I love pirates. Treasure Island was one of the few classics my mother forced upon me that I found tolerable. My favorite anime is One Piece. One of my favorite cartoons from my misspent youth was The Pirates of Dark Water. My point is that I love pirate stories and it takes a lot for me not to be able to enjoy one. Yet The Blackbeard Legacy has managed that seemingly impossible feat.
Centering (for the most part) upon Hanna Teach – the daughter of Blackbeard in an alternate reality where voodoo is real and submarines exist in 1718 – the story of this book is spread across four chapters. In the first chapter, we are introduced to Hanna as she steals a log-book and then commanders a ship with the intent of going after some lost treasure, even as she is being perused into Chapter Two by several bounty hunters, including a zombie-raising voodoo priestess. Curiously, the third chapter focuses upon a female bounty hunter named Morgan Sheppard, who – after a brief interlude where she brings down a mark while disguised as a harem girl and confronts two cannibal rivals – is sent after Hanna Teach in the final pages. The final chapter of the book begins, oddly, sometime after Chapter Three ended, with Morgan Sheppard exiting stage left as the zombies we first saw in Chapter Two show up and we find out that the person sending all these bounty hunters after Hanna in the first place is Daddy Blackbeard himself!
If this summary of the story seems convoluted, that is because it is. There is no easy way to sum up the story of this book because there is no real unifying plot from chapter to chapter. Stuff happens because it is supposed to or because it is cool. We have zombies chasing after Hanna because a pirate story is supposed to have zombies in it. We have a pirate in a steampunk submarine show up to save Hanna because steampunk is big right now. The Ancient Mariner shows up to deliver cryptic warnings because then we can pretend this mess of a story somehow has literary relevance.
It is notable that even for a genre where the heroes typically have no motivations beyond “get treasure” and “seek adventure” that all of the characters in this book are as lifeless as a zombie and as flat as the female characters bodies aren’t. This dry comment brings us to the artwork, which is full of gratuitous low-cut tops, low-slung pants, and generous helpings of cleavage, both above and below decks. I’d dismiss the whole thing as base pandering to the lowest common denominator, but that would presume one could find something erotic in the horrible, misshapen figures drawn by artist Mike Maydak.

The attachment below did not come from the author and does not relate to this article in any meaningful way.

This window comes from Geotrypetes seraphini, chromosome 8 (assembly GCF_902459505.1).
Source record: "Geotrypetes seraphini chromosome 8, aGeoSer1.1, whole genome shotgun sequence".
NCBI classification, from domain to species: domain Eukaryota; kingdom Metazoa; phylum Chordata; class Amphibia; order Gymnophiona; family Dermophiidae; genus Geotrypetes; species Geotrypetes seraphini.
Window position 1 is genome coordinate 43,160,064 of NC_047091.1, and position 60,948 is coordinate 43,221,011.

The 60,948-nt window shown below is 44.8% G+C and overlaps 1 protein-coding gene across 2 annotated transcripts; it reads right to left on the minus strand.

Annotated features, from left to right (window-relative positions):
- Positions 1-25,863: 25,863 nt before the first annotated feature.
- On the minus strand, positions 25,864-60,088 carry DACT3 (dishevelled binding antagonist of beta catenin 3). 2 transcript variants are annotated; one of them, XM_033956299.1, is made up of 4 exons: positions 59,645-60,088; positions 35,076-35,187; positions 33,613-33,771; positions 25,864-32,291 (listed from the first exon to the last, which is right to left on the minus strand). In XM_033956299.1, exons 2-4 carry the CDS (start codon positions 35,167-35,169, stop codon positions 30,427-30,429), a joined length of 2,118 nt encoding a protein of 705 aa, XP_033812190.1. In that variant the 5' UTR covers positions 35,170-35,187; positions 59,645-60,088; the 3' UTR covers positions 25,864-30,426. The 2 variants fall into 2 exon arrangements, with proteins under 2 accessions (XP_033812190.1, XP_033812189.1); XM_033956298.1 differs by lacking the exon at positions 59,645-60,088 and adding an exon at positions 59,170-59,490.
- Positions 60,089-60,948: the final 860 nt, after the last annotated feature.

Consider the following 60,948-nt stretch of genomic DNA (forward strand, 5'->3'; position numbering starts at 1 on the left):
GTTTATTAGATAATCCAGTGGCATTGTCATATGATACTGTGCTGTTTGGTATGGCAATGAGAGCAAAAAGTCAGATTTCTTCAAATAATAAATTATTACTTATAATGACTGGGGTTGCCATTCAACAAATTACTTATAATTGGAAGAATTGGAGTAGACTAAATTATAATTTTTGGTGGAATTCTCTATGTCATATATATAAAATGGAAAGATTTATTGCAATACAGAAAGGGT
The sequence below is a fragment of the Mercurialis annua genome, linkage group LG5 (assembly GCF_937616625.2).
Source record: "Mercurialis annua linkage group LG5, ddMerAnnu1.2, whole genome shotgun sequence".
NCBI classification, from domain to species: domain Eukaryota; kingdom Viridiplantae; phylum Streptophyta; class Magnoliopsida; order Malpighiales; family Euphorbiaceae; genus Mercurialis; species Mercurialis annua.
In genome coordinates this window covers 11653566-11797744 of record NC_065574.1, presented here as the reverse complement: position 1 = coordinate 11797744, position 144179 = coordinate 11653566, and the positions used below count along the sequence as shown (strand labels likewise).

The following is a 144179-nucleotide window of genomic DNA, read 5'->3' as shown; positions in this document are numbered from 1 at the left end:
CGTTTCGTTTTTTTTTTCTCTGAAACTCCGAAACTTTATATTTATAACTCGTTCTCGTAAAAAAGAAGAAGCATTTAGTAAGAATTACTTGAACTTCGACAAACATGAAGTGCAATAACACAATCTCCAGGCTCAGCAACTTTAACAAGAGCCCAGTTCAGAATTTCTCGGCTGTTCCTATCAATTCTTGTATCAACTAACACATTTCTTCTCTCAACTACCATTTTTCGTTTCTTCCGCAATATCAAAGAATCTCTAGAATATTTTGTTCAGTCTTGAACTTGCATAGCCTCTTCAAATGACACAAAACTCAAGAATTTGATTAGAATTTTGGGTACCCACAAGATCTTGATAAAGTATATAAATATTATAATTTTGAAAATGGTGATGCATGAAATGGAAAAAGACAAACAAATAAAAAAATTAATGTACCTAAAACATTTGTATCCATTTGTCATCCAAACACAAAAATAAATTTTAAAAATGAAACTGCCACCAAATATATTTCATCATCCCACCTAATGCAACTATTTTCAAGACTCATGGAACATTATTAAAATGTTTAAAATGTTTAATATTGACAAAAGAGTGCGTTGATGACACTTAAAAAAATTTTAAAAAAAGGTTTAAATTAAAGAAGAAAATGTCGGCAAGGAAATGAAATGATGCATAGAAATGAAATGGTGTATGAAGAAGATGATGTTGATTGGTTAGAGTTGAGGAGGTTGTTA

Don’t let the painted cover fool you – the women in the interior artwork look less like a Luis Royo painting and a bad imitation of Humberto Ramos. Maydak may have a certain style but that style is ill-suited for this kind of book. Granting that, Maydak’s art is horribly inconsistent with none of the characters look the same from chapter to chapter! Indeed, when Chapter Three started, I assumed that the woman in the harem girl costume was Hanna Teach in disguise rather than a new character!
The Blackbeard Legacy is exactly the sort of product I have come to associate with Bluewater Productions – poorly conceived, badly written and terribly drawn. I would add “horribly edited” to that list, save for one thing – this book has no credited editor! Whether that was because the editor pulled an Alan Smithe and demanded his name be taken off the book or whether it is because Bluewater Productions publisher/co-author of this book Darren G. Davis sees no need to employ somebody to examine his work and ensure that it has things like cohesive character design or a smoothly-flowing plot, I have no idea. What I do know is that this book is a technical failure on every level and it has no place in any library collection anywhere.